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State of Iowa v. Stephanie Lee Matz

IN THE COURT OF APPEALS OF IOWA


December 12, 2012

STATE OF IOWA, PLAINTIFF-APPELLEE,
v.
STEPHANIE LEE MATZ, DEFENDANT-APPELLANT.

Appeal from the Iowa District Court for Black Hawk County, Bradley J. Harris, Judge.

The opinion of the court was delivered by: Vaitheswaran, J.

A defendant contends there was insufficient evidence to support the finding of guilt on the charge of unlawful possession of a gambling device. REVERSED AND REMANDED.

Considered by Eisenhauer, C.J., and Vogel and Vaitheswaran, JJ.

Stephanie Matz placed two game machines in a Waterloo bar that she owned and operated. Matz registered the machines as electrical and mechanical amusement devices. See Iowa Code ch. 99B (2009). When the registrations came up for renewal, she elected to let them lapse. The machines remained in the bar and remained plugged in.

After discovering that the machines were still "operational" and "functional," the State charged Matz with unlawful possession of gambling devices in violation of Iowa Code section 725.9.*fn1 Following a bench trial, the district court found Matz guilty.

On appeal, Matz contends there was insufficient evidence to support the finding of guilt. Our review of the district court's finding of guilt is for substantial evidence. State v. Meyers, 799 N.W.2d 132, 138 (Iowa 2011). Questions concerning the proper interpretation of a statute are questions of law. State v. Hearn, 797 N.W.2d 577, 580 (Iowa 2011).

Iowa Code section 725.9(3) states:

A person who, in any manner or for any purpose, except under a proceeding to destroy the device, has in possession or control a gambling device is guilty of a serious misdemeanor. "Gambling device" is defined as a device used or adapted or designed to be used for gambling and includes, but is not limited to, roulette wheels, klondike tables, punchboards, faro layouts, keno layouts, numbers tickets, slot machines, pachislo skill-stop machine or any other similar machine or device, push cards, jar tickets and pull-tabs. Iowa Code § 725.9(2). The term does not include an antique slot machine, or any device regularly manufactured and offered for sale and sold as a toy, except that any use of such a toy or antique slot machine for gambling purposes constitutes unlawful gambling. Id.

An "amusement device," in contrast, is "an electrical or mechanical device possessed and used in accordance with section 99B.10." Id. § 99B.1(2). Subsections 99B.10(1)(f) and (1)(g), require registration of amusement devices, acquisition of registration tags, and display of those tags. An "amusement device" that is "possessed and used in accordance with" section 99B.10 is not considered "a game of skill or game of chance" and is not a "gambling device." Id. § 99B.1(2).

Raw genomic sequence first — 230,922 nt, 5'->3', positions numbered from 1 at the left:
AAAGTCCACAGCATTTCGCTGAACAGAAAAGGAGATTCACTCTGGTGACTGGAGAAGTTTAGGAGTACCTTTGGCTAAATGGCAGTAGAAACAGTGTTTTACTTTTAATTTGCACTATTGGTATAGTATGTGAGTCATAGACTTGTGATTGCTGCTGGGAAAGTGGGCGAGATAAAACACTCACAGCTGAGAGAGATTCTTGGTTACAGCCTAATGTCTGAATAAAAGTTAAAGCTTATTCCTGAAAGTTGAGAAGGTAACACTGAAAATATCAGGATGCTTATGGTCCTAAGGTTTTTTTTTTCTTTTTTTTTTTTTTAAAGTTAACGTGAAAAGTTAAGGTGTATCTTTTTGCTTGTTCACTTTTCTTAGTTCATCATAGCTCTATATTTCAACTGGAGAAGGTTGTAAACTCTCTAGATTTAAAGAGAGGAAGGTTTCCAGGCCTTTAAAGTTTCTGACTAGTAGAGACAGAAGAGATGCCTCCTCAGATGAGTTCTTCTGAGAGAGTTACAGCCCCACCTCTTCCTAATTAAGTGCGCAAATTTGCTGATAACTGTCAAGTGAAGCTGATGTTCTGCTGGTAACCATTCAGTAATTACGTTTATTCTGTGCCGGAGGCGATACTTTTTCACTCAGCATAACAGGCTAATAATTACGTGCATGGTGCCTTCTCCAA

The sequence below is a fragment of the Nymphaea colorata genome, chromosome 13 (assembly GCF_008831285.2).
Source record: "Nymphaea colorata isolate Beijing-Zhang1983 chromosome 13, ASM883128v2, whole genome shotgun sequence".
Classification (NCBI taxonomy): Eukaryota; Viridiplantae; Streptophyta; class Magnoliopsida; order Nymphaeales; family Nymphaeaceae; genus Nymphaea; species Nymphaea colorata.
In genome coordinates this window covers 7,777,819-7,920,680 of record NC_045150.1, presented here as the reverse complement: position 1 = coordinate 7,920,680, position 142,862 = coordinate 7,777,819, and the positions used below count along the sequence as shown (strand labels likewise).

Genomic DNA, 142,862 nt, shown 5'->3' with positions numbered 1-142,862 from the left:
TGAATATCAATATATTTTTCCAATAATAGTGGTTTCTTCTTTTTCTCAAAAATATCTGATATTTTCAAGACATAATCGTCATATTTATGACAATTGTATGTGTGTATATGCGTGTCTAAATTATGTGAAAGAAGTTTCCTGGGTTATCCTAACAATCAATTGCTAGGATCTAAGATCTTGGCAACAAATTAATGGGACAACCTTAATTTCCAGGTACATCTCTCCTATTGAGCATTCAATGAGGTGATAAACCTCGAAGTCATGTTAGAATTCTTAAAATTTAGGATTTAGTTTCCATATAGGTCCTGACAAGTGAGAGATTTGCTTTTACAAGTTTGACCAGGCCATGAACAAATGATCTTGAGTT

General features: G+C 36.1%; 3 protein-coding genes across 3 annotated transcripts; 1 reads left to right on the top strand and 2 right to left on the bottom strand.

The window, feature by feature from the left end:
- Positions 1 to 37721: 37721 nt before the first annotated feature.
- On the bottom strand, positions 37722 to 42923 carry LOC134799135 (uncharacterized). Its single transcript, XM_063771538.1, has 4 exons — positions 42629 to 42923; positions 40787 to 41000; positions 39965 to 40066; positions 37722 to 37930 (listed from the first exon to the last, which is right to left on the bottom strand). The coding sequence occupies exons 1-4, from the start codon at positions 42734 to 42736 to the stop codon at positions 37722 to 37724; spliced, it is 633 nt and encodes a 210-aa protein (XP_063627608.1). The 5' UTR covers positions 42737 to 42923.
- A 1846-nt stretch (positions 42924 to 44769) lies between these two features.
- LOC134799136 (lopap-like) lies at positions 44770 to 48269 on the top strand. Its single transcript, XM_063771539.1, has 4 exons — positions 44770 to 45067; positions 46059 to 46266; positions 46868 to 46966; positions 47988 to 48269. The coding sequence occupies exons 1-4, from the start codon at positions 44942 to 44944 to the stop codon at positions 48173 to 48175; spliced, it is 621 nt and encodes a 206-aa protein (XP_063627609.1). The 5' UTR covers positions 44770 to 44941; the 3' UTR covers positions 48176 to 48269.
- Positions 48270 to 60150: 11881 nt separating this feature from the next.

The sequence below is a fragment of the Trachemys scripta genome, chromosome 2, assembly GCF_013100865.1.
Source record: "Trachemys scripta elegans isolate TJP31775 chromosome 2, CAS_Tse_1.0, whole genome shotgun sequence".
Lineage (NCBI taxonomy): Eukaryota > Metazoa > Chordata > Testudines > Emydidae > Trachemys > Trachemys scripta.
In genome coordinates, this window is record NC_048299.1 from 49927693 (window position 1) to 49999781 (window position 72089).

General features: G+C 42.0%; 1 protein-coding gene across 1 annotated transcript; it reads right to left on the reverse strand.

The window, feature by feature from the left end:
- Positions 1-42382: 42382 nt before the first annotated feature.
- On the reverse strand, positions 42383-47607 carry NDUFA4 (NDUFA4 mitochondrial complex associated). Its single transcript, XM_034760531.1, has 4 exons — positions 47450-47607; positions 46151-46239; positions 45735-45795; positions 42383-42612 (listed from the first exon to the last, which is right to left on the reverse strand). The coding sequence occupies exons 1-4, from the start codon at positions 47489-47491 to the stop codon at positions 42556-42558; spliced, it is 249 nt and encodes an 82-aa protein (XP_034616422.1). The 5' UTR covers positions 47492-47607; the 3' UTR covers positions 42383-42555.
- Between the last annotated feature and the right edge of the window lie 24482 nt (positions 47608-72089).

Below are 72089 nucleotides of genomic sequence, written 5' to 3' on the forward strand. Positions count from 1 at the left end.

Matz argues the machines she owned were "amusement devices," not "gambling devices." The State counters that when Matz allowed the registrations on her machines to lapse, the machines became "gambling devices" because they were no longer "used in accordance with section 99B.10."*fn2 While appealing at first blush, this argument has a logical fallacy; it assumes that if something is not "x" it must be "y."

Even if the amusement devices were not "used in accordance with section 99B.10," nothing in section 725.9 automatically converted them to "gambling devices." The State still had to show that each machine met the definition of a "gambling device": "a device used or adapted or designed to be used for gambling." Id. § 725.9(2); accord H & Z Vending v. Iowa Dep't of Inspections & Appeals, 511 N.W.2d 397, 398 (Iowa 1994) ("[T]he correct interpretation of section 725.9 as it applies to devices specifically designated therein is that such devices are prohibited only if they are used or adapted or designed to be used for gambling."). The State did not make this showing. At best, the State witnesses established that the machines were "operational" and "functional" after the registration lapsed. There was no evidence that the machines, which previously satisfied the substantive definition of amusement devices, underwent design changes or adaptations to make them gambling devices or that they were used as gambling devices.

Our conclusion that the amusement devices did not spontaneously transform into gambling devices upon a lapse in registration is supported by a complete reading of the amusement device provision, section 99B.10. See H & Z Vending,511 N.W.2d at 398 (stating courts "will construe a statute in conformity with its dominating general purpose and will read the text in light of overall context"). Subsections 99B.10(2) and (3) criminalize violations of the substantive requirements of subsection (1), including the registration requirements. If an unregistered amusement device were to lose its status as an "amusement device" upon a lapse in registration, no person could be prosecuted for failure to register the devic,e and subsections (2) and (3) would essentially be meaningless. Such a reading is not reasonable.

We reverse Matz's finding of guilt under section 725.9 and remand for entry of a judgment of acquittal.

REVERSED AND REMANDED.


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